The following RPC protocol specification defines as an opaque data type the credentials of the call message and the verifiers of both the call and reply messages:

enum auth_flavor {
     AUTH_NULL    = 0,
     AUTH_UNIX    = 1,
     AUTH_SHORT   = 2,
     AUTH_DES     = 3
     /* and more to be defined */
struct opaque_auth {
     auth_flavor flavor;
     opaque body<400>;

Any opaque_auth structure is an auth_flavor enumeration followed by bytes that are opaque to the RPC protocol implementation. The interpretation and semantics of the data contained within the authentication fields are specified by individual, independent authentication protocol specifications.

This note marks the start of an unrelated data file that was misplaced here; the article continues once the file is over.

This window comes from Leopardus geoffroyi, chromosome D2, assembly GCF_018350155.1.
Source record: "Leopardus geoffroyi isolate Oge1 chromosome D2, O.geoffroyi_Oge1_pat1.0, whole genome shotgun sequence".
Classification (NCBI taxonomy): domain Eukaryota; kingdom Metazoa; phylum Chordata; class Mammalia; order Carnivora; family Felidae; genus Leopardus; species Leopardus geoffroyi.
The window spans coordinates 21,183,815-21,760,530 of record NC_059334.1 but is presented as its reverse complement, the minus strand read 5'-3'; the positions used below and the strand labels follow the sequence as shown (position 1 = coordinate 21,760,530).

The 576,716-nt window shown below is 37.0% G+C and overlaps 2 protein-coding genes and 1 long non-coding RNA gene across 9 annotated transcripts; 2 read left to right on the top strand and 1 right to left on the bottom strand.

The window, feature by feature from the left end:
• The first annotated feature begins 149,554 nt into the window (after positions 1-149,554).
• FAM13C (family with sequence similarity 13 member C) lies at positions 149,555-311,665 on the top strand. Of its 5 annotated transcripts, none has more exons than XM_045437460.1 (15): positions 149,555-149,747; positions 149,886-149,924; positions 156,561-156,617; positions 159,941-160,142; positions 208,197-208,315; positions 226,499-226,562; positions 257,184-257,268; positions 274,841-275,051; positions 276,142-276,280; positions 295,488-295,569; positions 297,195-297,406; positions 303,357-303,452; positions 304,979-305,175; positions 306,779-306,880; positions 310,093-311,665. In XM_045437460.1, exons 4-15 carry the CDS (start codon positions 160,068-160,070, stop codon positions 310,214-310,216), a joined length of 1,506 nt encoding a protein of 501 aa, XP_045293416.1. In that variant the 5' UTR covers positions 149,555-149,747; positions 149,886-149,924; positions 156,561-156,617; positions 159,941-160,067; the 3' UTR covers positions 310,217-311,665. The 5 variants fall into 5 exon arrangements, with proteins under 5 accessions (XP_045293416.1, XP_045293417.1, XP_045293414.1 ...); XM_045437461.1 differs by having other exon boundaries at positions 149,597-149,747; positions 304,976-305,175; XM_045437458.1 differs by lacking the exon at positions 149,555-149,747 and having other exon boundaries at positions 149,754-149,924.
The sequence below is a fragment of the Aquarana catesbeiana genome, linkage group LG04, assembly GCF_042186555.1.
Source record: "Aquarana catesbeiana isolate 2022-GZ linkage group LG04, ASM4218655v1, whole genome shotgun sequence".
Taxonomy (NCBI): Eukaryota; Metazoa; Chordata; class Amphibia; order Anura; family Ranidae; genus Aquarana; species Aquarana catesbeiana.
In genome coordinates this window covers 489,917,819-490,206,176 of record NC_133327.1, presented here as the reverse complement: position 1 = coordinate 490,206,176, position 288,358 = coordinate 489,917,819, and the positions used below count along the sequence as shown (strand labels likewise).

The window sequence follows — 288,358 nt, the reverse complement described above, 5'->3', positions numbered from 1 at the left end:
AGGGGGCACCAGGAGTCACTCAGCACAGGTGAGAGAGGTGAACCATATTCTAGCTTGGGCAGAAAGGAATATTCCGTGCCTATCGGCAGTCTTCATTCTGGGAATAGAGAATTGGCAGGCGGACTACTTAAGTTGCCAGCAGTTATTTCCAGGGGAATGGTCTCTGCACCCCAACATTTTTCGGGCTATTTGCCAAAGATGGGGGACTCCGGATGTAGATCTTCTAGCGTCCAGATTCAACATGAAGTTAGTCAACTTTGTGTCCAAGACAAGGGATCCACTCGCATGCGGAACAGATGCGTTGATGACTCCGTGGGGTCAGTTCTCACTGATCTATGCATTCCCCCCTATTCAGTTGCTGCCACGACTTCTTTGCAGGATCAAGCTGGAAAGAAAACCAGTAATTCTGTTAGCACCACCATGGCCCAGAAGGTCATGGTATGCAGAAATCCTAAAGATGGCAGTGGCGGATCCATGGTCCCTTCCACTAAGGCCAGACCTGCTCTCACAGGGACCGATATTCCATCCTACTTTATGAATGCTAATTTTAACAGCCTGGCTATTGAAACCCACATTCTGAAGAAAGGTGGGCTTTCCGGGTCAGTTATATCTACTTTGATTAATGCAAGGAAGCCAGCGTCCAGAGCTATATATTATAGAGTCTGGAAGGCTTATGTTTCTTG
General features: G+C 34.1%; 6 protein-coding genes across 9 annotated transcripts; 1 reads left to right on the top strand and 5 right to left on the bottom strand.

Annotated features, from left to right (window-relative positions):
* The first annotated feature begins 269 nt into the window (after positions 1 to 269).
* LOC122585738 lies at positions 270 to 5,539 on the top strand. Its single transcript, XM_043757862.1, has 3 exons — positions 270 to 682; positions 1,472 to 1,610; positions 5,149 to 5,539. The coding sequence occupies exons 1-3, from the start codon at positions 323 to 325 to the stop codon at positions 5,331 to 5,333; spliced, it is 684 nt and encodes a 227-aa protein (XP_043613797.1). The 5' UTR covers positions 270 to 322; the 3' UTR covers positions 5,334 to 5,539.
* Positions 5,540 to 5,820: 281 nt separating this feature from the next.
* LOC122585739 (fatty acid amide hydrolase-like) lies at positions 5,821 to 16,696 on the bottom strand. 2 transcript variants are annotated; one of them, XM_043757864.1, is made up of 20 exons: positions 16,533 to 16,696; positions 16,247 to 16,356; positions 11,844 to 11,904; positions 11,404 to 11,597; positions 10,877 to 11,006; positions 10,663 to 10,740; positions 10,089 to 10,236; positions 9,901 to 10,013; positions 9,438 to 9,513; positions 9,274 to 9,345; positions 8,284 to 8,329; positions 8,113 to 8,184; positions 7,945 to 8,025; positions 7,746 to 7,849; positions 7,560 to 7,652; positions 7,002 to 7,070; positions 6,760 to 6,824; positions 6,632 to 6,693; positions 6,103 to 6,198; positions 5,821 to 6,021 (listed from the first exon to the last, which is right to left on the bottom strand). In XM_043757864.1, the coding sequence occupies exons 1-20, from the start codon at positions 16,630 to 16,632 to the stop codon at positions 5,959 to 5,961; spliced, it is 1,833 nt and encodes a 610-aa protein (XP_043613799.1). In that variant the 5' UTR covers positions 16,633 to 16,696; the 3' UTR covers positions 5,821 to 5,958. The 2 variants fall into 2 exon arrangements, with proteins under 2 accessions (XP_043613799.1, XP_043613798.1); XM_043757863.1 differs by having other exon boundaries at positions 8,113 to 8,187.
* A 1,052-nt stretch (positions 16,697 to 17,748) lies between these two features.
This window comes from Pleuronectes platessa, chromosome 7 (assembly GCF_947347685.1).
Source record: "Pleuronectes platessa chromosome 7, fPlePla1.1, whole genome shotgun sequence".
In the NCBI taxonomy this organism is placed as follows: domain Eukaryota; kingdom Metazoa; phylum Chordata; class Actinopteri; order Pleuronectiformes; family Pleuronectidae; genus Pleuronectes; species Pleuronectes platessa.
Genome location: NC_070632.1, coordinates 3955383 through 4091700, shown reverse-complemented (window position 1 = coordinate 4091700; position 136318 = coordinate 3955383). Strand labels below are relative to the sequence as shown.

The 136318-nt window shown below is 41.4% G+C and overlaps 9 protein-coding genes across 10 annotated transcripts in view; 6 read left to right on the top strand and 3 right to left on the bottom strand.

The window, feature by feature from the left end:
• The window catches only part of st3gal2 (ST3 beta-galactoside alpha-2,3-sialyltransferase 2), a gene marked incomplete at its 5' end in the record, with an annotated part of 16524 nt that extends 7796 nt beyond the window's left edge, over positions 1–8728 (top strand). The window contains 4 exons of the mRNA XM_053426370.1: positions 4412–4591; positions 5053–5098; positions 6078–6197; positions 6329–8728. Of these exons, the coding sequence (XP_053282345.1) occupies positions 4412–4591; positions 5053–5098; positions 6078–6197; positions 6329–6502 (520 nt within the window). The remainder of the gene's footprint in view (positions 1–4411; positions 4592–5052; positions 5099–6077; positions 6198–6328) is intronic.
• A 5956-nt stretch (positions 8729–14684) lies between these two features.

If authentication parameters are rejected, response messages state the reasons. A server can support multiple types of authentication at one time.

NULL Authentication

Sometimes, the RPC caller does not know its own identity or the server does not need to know the caller's identity. In these cases, the AUTH_NULL authentication type can be used in both the call message and response messages. The bytes of the opaque_auth body are undefined. The opaque length should be 0.

UNIX Authentication

A process calling a remote procedure might need to identify itself as it is identified on the UNIX system. The value of the credential's discriminant of an RPC call message is AUTH_UNIX. The bytes of the credential's opaque body encode the following structure:

struct auth_unix {
     unsigned     stamp;
     string       machinename;